"A thorough building inspection should cover the whole structure – roof, walls, floor and sub-floor area," says Robert Caulfield, managing director of Archicentre, the building advisory service of the Royal Australian Institute of Architects. "This includes evaluating services like plumbing, wiring, windows, doors and frames, and the condition of fixtures and fittings like taps, toilets, basins and stoves. Even if some areas are not accessible, a building inspector worth his salt should be able to make a reasonable assessment of any potential problems."

Although building inspectors aren’t responsible for ascertaining whether the property complies with municipal and state planning regulations, they should also warn you if they suspect that something doesn’t necessarily comply with building regulations, says Caulfield.

"For example a ceiling below minimum height may be a telltale sign of unauthorised work.

"We see too many properties where renovations or extensions have obviously been done without a permit," says Caulfield. "There might be a dangerous aspect to the building, so it’s essential to establish whether the work complies with relevant building and health regulations." If in doubt, ask your solicitor for advice.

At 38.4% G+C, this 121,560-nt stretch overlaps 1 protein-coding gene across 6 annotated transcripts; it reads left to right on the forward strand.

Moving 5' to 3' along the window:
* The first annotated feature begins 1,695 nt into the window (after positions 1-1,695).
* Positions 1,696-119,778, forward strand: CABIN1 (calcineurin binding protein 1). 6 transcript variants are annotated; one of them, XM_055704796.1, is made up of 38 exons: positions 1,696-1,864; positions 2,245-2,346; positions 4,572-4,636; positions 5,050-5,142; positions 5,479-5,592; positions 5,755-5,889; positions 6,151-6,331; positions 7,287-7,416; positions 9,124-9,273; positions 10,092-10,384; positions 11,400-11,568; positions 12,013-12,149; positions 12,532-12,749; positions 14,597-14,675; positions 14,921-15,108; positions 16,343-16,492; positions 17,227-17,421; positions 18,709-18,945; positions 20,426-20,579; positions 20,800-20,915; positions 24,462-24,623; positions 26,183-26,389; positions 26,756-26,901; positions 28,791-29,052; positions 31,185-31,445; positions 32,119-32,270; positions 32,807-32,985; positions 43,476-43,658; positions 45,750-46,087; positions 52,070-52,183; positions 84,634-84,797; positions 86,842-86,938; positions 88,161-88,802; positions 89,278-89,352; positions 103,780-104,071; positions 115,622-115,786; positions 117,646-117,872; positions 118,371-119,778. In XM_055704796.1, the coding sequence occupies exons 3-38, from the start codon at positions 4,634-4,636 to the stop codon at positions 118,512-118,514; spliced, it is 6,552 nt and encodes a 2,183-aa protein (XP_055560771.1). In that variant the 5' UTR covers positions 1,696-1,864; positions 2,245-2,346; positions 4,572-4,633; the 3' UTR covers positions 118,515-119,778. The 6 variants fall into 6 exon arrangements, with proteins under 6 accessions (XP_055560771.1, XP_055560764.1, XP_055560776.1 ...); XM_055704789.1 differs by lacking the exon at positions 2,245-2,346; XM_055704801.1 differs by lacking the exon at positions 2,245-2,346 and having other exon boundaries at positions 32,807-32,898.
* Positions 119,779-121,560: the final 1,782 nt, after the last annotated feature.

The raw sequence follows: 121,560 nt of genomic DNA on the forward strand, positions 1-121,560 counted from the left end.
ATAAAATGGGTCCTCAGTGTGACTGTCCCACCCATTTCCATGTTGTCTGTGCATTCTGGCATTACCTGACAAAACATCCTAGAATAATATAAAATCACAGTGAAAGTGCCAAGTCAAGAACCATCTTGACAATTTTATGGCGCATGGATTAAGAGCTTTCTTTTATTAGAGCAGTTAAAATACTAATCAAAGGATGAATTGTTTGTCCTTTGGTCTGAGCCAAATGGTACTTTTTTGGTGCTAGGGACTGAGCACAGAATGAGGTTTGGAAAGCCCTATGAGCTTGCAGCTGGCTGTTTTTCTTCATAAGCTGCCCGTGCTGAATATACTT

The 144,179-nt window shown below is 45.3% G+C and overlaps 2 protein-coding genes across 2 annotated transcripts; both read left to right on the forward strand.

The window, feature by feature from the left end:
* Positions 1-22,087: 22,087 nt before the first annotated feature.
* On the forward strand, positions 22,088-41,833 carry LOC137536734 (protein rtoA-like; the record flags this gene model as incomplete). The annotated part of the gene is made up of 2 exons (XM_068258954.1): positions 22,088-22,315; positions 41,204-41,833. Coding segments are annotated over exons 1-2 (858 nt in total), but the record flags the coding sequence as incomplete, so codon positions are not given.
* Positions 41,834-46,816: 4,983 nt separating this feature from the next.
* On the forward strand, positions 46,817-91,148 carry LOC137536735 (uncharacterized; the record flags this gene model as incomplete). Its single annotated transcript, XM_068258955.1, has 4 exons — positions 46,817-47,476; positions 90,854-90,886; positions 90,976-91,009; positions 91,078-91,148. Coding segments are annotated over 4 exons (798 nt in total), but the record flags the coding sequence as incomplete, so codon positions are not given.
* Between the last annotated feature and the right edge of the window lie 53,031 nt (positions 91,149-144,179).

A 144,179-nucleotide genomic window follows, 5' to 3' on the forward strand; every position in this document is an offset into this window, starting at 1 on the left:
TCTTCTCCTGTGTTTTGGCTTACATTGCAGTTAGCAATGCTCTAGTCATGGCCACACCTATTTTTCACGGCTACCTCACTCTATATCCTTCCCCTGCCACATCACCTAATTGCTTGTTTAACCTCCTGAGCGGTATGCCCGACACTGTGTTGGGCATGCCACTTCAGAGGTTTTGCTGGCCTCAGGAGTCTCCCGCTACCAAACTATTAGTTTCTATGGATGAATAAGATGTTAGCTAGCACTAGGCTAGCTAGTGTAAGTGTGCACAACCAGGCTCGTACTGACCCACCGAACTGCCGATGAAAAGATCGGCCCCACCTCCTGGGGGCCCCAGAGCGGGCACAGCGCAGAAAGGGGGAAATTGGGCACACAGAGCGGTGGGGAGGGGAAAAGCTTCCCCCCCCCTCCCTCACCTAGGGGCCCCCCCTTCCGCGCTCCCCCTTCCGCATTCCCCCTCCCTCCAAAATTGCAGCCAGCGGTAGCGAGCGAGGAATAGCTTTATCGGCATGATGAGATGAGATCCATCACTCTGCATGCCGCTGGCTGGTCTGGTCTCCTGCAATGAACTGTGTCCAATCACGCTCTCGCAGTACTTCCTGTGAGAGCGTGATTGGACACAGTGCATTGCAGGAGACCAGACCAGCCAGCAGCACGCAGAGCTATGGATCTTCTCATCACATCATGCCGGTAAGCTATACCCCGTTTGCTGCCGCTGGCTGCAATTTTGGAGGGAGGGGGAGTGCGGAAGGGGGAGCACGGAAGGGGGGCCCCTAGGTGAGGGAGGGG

There are a host of environmental issues that can impact on the structural integrity of a building.

Caulfield explains. "Numerous trees around an older brick home can draw moisture out of the soil and increase the likelihood of cracking. Rotting leaves in roof gutters can lead to rust damage. Houses on slopes can be prone to dampness as water runs underground, causing moisture to rise through the walls. In buildings near the coast, the salt air can cause rapid corrosion of aluminium windows and deterioration of terracotta roofing tiles."

Caulfield also recommends a pre-purchase pest inspection.

"More than 35 per cent of Australian homes offered for sale have a termite, borer, rot or other destructive timber pest problem," he says.

"A trained, qualified pest inspector can assess the severity of the problem, how much damage has been caused and how much it will cost to fix it," says Caulfield.